From the Toledo Blade...
Grin and bear it
Perhaps one day, there will be a way to guarantee absolute security from terrorists on commercial airliners that won't inconvenience passengers. But not today. So the question Americans should be asking themselves is how much embarrassment and inconvenience they are willing to endure to keep flying safe for all of us.
The uproar over full-body scanners and more intrusive pat-downs reached a crescendo just in time for the busiest air-travel day of the year - the day before Thanksgiving. "Don't touch my junk" has become the battle cry of the traveling public.
Some people are even calling for all travelers on Wednesday to opt out of being scanned or patted down. Transportation Security Administration agents are accused of being voyeurs and gropers by libertarian travelers who claim that being scanned or touched is a violation of their fundamental rights as Americans.
That's unfair to the majority of TSA agents, who get no pleasure from the extra security measures and attempt to make them as painless and noninvasive as possible for passengers. Travelers should complain when agents go too far - and there have been some disturbing stories.
The alternative opponents offer is to profile Muslim men. But law-abiding Muslims in America do not lose more of their right to privacy because some terrorists share their religion or ethnicity. In a democratic society, we all share the indignity.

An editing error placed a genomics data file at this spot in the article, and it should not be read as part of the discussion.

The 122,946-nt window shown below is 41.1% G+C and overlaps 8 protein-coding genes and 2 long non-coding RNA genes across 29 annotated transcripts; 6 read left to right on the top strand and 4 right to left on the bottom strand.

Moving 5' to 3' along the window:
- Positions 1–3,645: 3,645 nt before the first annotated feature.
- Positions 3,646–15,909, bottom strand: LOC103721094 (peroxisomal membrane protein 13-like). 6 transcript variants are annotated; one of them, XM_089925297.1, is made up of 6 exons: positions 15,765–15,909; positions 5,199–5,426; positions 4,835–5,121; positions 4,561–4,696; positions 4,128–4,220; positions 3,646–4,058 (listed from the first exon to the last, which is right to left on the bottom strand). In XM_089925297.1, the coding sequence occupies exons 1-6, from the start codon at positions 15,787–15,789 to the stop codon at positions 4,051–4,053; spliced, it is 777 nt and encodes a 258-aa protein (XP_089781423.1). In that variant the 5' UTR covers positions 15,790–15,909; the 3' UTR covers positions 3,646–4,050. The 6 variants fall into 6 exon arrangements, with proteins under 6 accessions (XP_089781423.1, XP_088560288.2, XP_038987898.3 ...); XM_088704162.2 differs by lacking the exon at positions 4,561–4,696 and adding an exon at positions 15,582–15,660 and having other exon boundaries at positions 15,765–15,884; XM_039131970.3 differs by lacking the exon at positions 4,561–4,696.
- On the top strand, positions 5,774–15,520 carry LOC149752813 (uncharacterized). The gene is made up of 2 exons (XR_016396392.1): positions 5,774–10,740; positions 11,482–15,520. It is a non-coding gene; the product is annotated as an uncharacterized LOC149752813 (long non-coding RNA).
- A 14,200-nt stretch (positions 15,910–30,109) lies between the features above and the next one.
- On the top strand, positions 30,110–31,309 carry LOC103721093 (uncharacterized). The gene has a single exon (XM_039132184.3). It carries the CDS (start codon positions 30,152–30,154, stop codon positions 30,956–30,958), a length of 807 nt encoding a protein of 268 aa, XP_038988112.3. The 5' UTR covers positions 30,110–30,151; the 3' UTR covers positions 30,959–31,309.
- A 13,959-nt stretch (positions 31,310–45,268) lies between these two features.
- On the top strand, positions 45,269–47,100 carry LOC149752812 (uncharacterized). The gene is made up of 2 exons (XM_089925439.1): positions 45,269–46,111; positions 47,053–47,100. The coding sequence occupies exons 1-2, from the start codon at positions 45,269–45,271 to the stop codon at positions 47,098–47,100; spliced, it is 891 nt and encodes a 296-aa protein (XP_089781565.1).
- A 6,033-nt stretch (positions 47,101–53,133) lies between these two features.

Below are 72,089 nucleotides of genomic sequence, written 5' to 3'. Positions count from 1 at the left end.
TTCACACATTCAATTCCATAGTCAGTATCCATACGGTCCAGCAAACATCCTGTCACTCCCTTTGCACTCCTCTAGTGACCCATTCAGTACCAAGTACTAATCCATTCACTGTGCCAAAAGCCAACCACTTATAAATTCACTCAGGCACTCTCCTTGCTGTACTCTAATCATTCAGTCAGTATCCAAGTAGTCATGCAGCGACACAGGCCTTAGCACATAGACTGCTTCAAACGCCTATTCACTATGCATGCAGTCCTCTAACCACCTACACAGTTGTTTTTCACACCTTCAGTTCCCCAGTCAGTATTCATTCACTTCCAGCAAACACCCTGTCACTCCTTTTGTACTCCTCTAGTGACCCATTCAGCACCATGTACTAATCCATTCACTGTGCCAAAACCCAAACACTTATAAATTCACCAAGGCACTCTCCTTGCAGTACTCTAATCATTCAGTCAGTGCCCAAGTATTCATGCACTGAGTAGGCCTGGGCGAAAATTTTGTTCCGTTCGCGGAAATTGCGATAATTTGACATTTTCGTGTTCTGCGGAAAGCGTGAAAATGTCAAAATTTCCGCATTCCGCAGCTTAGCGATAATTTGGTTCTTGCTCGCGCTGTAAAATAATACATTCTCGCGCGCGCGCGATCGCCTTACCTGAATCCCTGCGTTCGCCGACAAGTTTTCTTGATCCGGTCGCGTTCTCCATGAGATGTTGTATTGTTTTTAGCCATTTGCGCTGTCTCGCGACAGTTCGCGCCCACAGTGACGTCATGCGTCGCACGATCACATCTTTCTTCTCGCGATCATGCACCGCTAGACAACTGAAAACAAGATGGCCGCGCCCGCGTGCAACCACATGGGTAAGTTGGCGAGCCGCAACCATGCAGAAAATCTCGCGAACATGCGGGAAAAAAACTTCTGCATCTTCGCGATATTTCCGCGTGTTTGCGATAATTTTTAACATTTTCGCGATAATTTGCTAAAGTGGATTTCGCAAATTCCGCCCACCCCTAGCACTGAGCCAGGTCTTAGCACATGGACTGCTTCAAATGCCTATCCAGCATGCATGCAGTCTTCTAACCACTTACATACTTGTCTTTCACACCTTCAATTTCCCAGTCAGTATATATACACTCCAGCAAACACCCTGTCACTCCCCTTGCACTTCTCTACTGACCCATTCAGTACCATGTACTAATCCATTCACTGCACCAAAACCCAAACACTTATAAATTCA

We could choose to go back to previous, less invasive and less thorough security procedures - or not to check anyone. But the underwear and shoe bombers have made clear that those are not really options.
Full-body scanners have been installed at some 65 U.S. airports, including Detroit Metropolitan Airport. They are not in use all the time, but when they are, air travelers should remember that the radiation involved is minimal, that the images are not saved and are only seen by one person - who is likely bored - in a separate room, and that not even your spouse or mother could recognize you in the image.
Could the system be tweaked to make it less offensive? The TSA has changed its mind about making pilots go through the scanner. And Tom Pistole, head of the TSA, suggested there would be further refinements and adjustments in the process.
Will there be problems? Again, yes. And everyone must make sure the federal government responds to those problems. But full-body scans and pat-downs are the current price of relatively safe air travel.
If you're adamantly opposed to both screening methods, maybe you shouldn't travel by air. Drive, take the train, or stay home instead. But if you do fly, the best way to avoid being touched is - dare we say? - to grin and virtually bear it.